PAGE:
Sanctions do have an impact
Recent reporting and research indicates that economic sanctions on Iran continue to pose obstacles to the realization of economic and social rights within the country. While commenting on the purpose and value of sanctions is beyond the scope of my role as Special Rapporteur, I regularly conduct research and interviews about sanctions and their impact on the lives of Iranians, and include these results in my reports to the Human Rights Council and General Assembly.
I have expressed concern about the impact of sanctions in my reports, both economically and as they relate to human rights. Despite the manner in which the sanctions are structured, I continue to receive reports of challenges faced in securing certain medical supplies and services. For example, government data indicates that the Iranian pharmaceutical market experienced shortages of between 78 and 172 drugs per month between mid-2012 and September 2013.
A welcome development in January 2014 was an aspect of Joint Plan of Action (JPOA) agreed upon by the P5+1 that is meant to provide important sanctions relief. US sanctions law, moreover, includes exemptions and general licenses for trade of food, medicines, medical devices, and funds designated for humanitarian purposes, environmental conservation, or disaster relief. In relation to social and economic rights, the JPOA allows tuition support to Iranian nationals studying in universities abroad and includes plans for a financial channel that would permit Iran to purchase food, agricultural products, medicine, medical devices, and medical services.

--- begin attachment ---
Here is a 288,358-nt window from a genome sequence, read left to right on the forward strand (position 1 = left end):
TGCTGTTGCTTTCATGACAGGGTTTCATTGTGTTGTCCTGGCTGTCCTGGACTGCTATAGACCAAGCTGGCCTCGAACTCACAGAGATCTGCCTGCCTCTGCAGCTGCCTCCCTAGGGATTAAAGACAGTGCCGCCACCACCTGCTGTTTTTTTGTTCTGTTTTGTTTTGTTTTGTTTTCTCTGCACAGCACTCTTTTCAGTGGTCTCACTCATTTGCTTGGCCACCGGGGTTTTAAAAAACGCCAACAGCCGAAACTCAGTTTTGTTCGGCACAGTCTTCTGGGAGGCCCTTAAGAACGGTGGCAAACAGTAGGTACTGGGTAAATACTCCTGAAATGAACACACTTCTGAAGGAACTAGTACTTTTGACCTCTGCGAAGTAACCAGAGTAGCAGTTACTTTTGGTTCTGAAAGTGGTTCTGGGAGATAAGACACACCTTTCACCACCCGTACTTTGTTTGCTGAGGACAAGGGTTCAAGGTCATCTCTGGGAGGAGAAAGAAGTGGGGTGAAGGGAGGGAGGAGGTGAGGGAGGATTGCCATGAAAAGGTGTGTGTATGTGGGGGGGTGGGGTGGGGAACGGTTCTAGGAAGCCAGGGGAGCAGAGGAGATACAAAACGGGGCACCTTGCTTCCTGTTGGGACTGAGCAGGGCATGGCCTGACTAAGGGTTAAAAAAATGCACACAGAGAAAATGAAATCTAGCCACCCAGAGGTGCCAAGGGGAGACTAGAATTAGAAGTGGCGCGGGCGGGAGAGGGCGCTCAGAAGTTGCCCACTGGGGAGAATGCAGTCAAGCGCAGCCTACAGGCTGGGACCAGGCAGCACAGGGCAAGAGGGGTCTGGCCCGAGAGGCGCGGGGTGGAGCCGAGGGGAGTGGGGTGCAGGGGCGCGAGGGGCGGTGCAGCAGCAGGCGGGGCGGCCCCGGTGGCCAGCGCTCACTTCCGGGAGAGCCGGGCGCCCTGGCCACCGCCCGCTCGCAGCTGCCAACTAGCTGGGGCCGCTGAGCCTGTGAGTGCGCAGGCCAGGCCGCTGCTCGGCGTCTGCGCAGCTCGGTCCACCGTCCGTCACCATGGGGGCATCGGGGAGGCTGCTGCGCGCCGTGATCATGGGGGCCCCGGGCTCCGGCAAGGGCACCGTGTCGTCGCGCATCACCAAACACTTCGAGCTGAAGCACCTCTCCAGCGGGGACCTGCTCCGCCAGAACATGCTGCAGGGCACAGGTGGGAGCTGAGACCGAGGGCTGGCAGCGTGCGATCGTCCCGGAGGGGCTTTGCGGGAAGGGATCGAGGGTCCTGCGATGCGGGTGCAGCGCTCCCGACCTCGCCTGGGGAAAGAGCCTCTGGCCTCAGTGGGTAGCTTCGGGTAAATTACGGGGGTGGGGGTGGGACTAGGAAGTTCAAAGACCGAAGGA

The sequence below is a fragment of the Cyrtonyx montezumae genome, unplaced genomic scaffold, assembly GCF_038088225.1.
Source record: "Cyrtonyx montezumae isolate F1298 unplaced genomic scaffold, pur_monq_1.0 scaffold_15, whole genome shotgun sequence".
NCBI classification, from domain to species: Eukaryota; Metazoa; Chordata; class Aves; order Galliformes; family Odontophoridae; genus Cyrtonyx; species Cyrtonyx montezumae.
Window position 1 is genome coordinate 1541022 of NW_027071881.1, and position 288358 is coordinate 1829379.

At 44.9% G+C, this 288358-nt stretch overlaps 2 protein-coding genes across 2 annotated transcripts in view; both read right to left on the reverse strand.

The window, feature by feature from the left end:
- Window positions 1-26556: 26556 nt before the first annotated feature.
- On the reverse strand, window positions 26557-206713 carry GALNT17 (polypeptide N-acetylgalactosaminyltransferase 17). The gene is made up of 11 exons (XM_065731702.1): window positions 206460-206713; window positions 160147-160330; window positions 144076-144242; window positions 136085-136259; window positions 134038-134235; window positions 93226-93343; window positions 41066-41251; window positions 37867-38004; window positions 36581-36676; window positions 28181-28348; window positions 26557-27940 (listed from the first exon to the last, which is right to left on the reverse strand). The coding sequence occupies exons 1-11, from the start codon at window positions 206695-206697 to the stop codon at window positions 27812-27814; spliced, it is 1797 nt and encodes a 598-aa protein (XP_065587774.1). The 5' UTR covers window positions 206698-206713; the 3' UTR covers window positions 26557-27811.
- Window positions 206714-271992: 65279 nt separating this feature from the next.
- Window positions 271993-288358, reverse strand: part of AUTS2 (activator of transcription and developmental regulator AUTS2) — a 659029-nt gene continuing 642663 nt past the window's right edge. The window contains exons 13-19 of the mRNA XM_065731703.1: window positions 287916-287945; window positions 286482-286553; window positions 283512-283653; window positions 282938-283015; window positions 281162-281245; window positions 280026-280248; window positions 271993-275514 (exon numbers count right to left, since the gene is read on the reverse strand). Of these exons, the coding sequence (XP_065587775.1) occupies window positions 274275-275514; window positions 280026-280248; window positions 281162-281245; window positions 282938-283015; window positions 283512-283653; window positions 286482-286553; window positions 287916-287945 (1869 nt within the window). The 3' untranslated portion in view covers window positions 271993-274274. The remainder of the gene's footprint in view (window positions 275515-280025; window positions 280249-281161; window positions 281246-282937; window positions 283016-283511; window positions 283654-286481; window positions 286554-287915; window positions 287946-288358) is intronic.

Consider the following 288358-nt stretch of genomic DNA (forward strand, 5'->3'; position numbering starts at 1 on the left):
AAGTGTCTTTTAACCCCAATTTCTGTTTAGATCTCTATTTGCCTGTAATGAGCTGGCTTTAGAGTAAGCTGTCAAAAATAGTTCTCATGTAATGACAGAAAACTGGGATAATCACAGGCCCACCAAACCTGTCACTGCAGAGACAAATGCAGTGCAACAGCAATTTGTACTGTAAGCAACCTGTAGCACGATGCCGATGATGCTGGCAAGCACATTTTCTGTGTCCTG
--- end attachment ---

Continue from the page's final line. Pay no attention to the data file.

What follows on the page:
There is still room for improvement, however. Details of the JPOA financial channel have yet to be determined, which has left 150 million Euros worth of medications scheduled for purchase to be held in the EU, according to a Ministry of Health official. I hope that stakeholders currently in negotiations with Iran can reach an agreement on the structure of this financial channel in order to expedite the delivery of food and medicine to those in need.
While Iran’s Expediency Council reported economic losses of roughly US $160 billion between March 2013 and March 2014 due to sanctions, the International Monetary Fund estimates the Iranian economy will grow 1-2% this calendar year. I encourage sanctions-imposing countries and the Government to take all measures to build on this positive forecast, to closely monitor the impact of sanctions, and to mitigate any negative humanitarian consequences by securing alternate channels for the swift delivery of needed goods and services.